Art Tax

The art community fears that GST will hit the already struggling art market

Written by Vandana Kalra | Published:May 20, 2017 6:05 am
From India Art Fair earlier this year Express archive

The Goods and Services Tax (GST) Council that met in Srinagar has declared tax slabs and cesses for more than 1,000 items, and among them is art — a category that till now was exempted from VAT in some states, including West Bengal. In Rajasthan, the tax was much lower. The tax reform has listed it under the tax bracket of 12 per cent, including, among others, “paintings, drawings and pastels”, “original engravings, prints and lithographs”, “original sculptures and statuary in any material” and “antiquities of an age exceeding 100 years”.

The declaration will make the tax structure uniform across India. The reform, the art community fears, will hit the already struggling art market where sales have been low. “The market has been particularly bad after demonetisation, with limited liquid funds, and now this tax will make things more difficult,” says Vikram Bachhawat, director of Kolkata-based Aakriti Art Gallery, that also has a branch in Delhi. He adds, “In a 2003 ruling, the West Bengal High Court had exempted art from VAT so it should not come under GST either.”

Kishore Singh, President of DAG Modern, notes that the tax reform will impact not just the more high-end artwork that sells through galleries but also artists who work at the base level, and for whom the 12 per cent might mean even lower sales and affect their livelihood. “The world of art that we see as the dominant art world is actually a minuscule part. The galleries, auction houses and players represent the voices of the larger art world, the people in the fringes who are actually the bulk, including folk artists, struggling artists, assistants and so on will be impacted. We, in Delhi, were already paying VAT, and therefore much hasn’t changed for us, but it’s their voices that need to be heard. We haven’t been successful till now but the attempt will continue,” says Singh.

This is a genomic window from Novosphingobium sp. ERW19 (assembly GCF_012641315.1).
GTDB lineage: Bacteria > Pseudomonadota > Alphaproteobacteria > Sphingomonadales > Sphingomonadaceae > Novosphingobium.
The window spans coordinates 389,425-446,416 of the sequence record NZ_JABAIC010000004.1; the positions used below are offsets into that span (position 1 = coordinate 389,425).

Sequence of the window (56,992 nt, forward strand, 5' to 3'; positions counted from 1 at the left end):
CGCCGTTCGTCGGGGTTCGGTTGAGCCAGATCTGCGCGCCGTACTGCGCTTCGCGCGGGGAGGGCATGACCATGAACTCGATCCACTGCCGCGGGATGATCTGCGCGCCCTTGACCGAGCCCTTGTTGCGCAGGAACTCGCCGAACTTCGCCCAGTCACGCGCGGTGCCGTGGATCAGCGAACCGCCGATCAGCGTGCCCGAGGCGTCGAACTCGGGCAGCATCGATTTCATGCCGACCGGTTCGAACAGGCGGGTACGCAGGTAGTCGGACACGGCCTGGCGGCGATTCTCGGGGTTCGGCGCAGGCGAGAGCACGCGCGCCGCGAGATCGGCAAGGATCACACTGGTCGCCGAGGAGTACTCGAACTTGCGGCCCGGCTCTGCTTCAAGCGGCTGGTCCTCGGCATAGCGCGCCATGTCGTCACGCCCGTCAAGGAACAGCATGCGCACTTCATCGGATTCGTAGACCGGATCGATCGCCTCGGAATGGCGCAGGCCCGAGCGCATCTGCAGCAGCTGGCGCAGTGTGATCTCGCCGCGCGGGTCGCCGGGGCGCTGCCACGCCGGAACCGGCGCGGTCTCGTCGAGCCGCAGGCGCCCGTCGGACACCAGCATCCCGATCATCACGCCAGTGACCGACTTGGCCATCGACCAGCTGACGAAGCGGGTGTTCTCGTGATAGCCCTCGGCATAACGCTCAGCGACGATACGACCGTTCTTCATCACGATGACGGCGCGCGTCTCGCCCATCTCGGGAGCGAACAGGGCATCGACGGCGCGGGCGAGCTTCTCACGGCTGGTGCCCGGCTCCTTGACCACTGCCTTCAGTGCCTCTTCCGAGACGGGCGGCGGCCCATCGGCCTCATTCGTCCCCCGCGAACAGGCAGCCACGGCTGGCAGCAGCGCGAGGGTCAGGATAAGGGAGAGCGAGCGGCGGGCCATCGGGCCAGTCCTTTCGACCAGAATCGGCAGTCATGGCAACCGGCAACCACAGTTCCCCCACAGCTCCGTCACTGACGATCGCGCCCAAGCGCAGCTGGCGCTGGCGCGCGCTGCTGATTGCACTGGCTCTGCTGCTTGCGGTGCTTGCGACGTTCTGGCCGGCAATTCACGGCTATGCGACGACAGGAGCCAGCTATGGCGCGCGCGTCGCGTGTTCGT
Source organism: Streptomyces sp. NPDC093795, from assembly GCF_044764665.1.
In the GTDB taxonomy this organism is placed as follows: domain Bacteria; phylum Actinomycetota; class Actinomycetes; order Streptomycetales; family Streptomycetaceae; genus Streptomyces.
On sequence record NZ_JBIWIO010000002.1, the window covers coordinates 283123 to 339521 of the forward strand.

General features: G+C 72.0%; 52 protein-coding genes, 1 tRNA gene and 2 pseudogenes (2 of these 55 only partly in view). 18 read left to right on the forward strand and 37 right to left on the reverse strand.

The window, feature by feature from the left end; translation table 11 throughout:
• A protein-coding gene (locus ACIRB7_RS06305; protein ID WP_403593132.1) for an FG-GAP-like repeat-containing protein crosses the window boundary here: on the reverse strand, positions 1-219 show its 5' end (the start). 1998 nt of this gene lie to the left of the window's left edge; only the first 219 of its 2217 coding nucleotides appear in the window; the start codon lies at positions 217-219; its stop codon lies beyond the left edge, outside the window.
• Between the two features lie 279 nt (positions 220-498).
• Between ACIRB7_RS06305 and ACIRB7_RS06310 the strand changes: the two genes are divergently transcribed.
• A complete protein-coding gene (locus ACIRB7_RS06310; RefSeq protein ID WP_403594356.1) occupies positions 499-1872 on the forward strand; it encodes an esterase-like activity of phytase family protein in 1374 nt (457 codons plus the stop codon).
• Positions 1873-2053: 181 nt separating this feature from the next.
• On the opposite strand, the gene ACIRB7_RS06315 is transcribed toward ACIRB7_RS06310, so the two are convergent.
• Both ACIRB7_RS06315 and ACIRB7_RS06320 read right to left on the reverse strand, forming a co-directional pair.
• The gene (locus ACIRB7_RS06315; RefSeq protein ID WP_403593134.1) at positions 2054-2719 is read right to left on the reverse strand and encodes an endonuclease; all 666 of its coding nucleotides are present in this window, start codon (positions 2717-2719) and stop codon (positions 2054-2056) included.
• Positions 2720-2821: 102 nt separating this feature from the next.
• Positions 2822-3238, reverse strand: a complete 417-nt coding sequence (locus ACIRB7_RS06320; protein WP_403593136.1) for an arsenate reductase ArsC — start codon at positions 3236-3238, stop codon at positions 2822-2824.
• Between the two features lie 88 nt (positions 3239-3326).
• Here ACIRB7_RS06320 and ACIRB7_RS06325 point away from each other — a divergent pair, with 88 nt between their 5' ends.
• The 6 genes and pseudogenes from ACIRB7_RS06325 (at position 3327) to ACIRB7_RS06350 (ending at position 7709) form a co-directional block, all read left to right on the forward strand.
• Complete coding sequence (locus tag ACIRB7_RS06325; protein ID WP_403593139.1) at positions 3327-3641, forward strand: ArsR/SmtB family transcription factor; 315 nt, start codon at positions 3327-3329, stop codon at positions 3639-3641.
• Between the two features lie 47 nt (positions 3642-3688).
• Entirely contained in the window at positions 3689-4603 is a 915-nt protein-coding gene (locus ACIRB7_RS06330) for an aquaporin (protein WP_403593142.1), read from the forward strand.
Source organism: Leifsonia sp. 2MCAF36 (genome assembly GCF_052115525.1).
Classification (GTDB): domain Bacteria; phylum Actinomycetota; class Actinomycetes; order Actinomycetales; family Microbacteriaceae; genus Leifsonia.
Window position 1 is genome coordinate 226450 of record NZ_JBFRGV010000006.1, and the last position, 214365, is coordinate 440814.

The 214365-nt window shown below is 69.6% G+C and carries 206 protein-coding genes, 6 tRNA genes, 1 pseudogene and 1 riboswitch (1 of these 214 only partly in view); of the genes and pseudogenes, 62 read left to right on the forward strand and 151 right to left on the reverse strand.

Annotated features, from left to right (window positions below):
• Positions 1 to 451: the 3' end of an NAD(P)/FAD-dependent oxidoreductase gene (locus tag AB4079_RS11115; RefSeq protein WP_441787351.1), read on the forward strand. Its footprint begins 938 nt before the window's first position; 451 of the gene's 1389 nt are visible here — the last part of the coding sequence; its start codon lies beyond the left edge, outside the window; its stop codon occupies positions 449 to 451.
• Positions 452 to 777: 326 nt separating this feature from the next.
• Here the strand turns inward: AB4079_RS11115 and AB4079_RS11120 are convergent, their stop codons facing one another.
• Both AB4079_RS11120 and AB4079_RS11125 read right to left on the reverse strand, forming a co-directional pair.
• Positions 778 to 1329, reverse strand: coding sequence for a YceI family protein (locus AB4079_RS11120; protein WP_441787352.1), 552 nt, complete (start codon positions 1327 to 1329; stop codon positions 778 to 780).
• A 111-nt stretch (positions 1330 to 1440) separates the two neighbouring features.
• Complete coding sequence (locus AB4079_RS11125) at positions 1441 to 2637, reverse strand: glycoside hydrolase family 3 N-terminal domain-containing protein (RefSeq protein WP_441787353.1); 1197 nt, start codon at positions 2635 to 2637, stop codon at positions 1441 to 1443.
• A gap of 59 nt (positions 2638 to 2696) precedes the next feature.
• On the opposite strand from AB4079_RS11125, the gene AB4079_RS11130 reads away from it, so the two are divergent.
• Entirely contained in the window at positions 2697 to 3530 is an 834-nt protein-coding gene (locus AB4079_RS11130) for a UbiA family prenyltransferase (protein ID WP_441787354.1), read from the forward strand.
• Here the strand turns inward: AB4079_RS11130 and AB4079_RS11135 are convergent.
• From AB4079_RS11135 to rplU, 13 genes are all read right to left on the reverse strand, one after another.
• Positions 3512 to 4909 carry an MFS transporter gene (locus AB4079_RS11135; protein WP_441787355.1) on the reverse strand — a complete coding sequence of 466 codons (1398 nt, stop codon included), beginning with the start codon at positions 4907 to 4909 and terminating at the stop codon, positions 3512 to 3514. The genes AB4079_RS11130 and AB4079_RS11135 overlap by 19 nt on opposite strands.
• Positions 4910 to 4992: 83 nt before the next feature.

While Arun Vadehra, Director of Vadehra Art Gallery, shares that efforts had been made to reach out to the Ministry of Culture earlier, he notes that the art community will approach the Ministry again in the wake of the announcement. “We need to understand that bulk of the art market belongs to the one-five lakh segment, and an additional 12 per cent on that is substantial,” says Vadehra. He adds, “China had given art a 10-year holiday on all taxes, as a result more than 3,000 auction houses opened there. In India, entrepreneurship in art is really discouraged, and I don’t know why.” Bachhawat adds, “We will put a petition before the government and hope our plea is considered.”

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  1. H
    H N Ghiya
    May 30, 2017 at 7:10 am
    Imposing heavy tax on art works under GST is unfortunate for India. Our country is known for its artistic and cultural heritage. Government may consider either zero or a bare minimum tax rate on art works under GST in order to encourage the trade of art works.
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      Rajendra Director India Art Festival
      May 20, 2017 at 3:24 pm
      Very good that media and art fraternity is taking initiative to keep art out of GST net. Already rural artists bear high cxhibition cost in public gallery spaces. Private galleries showcase only able names as they have huge overheads. This leaves 90 independent artists outside private gallery circuit and only exhibit in public galleries by paying rent. If they don't sell its double loss for them. Government must think at least for artists community that GST should not be imposed on art or at least keep it in lowest slab. Not only art but allied services in art world like fine art colours, framing, exhibition services should have lowest GST slab. When progress of any civilization is studied first their art is researched. However government does not pay much attention on development of Art infrastructure. China our neighbour had overtaken US in global art and antique market share of 32 ....this is because of tax exemption on Art. Govt should think on these lines and benefits
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        Ritendra Roy
        May 20, 2017 at 3:06 pm
        This is like implementing GST on one's creativity. Someday we might see the same for new born babies. Would be a good idea for checking population growth.
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          Chhatrapati Dutta
          May 20, 2017 at 2:02 pm
          The implementation of GST on such a miniscule section of its creative population, would not only be an act of gross injustice, it will only reveal the ignorance and grave insensitivity of a people who fail to realize the actual value of their own treasures.
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            Aakriti Art Gallery
            May 20, 2017 at 2:08 pm
            Very well said Chhatrapati.
            Reply